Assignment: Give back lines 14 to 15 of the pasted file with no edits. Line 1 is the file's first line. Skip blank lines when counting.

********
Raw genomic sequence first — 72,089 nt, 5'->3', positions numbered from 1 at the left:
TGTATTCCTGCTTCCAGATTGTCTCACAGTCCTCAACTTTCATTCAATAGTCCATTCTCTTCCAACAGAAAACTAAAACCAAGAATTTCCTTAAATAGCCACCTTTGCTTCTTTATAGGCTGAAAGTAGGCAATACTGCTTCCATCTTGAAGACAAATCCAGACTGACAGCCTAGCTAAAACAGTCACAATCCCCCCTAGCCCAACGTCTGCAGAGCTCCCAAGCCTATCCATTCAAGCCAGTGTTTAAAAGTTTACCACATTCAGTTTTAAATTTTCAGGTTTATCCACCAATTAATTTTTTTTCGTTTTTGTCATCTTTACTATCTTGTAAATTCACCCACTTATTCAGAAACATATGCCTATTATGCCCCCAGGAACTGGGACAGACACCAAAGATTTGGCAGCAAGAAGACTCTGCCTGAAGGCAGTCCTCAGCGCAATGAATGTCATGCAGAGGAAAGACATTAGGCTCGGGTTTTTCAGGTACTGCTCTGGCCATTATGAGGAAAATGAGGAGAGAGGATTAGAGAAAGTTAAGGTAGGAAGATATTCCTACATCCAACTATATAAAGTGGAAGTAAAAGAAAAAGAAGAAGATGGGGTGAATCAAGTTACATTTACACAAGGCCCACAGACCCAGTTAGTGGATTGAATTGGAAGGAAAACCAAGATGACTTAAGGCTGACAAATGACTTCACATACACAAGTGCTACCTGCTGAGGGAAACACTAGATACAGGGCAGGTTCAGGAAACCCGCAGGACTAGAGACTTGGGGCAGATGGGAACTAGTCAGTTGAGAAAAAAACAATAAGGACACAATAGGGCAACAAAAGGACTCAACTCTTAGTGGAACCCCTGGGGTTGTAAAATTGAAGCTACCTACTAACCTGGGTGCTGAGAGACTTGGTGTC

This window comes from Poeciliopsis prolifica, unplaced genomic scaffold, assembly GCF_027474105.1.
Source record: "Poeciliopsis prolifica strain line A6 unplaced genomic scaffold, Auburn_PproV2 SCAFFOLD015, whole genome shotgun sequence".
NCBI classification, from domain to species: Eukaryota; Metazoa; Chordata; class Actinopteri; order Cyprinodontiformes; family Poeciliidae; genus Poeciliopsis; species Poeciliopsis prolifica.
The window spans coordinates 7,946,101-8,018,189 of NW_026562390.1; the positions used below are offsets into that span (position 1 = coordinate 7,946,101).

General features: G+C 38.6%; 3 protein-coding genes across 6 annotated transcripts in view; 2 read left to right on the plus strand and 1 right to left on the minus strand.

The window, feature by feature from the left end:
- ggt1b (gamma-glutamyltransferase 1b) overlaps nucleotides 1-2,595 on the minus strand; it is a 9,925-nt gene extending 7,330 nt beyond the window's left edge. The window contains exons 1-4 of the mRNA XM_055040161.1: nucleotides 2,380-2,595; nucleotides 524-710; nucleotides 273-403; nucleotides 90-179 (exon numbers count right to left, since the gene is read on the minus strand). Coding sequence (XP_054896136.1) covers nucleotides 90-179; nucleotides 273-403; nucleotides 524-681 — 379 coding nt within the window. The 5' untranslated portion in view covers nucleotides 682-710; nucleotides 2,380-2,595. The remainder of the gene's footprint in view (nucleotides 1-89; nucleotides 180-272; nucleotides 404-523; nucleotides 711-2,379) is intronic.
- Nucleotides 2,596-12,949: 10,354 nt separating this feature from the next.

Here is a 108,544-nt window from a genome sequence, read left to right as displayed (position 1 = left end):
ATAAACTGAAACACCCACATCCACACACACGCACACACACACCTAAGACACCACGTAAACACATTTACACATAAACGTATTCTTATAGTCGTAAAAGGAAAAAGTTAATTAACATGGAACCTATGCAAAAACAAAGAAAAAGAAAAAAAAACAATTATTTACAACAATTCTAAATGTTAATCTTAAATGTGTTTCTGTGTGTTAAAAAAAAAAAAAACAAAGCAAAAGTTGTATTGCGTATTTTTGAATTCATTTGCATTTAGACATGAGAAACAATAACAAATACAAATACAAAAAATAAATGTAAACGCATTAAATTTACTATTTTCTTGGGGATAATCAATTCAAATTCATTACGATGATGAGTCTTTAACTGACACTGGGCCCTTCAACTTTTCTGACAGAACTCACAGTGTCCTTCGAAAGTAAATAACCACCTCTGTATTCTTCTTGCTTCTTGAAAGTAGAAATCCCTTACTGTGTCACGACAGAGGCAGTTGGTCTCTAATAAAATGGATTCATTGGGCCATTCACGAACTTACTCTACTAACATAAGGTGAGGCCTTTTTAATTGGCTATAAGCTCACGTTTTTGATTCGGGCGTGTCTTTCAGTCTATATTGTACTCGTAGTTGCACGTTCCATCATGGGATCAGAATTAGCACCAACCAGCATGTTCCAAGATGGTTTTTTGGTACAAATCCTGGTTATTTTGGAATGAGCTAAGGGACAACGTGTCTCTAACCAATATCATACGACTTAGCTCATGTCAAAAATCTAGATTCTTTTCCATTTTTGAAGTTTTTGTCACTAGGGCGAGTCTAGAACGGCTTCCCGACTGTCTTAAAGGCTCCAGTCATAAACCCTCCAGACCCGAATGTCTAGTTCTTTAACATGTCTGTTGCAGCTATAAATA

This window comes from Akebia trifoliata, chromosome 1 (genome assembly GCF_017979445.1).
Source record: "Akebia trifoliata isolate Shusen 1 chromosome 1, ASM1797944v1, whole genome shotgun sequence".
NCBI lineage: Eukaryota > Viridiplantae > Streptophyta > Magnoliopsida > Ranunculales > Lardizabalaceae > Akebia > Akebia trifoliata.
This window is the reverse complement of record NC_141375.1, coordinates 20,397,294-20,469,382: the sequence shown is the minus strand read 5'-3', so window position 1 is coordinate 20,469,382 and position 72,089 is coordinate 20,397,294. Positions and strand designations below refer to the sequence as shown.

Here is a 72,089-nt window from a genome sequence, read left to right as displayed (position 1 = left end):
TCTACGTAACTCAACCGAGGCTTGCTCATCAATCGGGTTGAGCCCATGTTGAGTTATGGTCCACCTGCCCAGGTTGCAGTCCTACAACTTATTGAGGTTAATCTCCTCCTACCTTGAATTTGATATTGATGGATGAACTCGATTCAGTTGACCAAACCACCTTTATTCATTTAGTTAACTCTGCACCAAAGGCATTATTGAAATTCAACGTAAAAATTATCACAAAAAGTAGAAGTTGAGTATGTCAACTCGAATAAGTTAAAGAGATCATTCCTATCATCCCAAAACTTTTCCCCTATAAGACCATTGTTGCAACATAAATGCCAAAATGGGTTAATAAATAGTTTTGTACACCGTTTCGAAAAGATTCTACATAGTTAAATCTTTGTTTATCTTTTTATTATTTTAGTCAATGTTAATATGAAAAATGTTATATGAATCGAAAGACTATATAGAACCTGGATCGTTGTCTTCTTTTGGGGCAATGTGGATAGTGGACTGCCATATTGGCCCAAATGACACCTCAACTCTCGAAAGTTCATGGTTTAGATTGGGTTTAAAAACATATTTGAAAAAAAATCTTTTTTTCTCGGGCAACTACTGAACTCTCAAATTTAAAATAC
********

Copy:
Source record: "Akebia trifoliata isolate Shusen 1 chromosome 1, ASM1797944v1, whole genome shotgun sequence".
NCBI lineage: Eukaryota > Viridiplantae > Streptophyta > Magnoliopsida > Ranunculales > Lardizabalaceae > Akebia > Akebia trifoliata.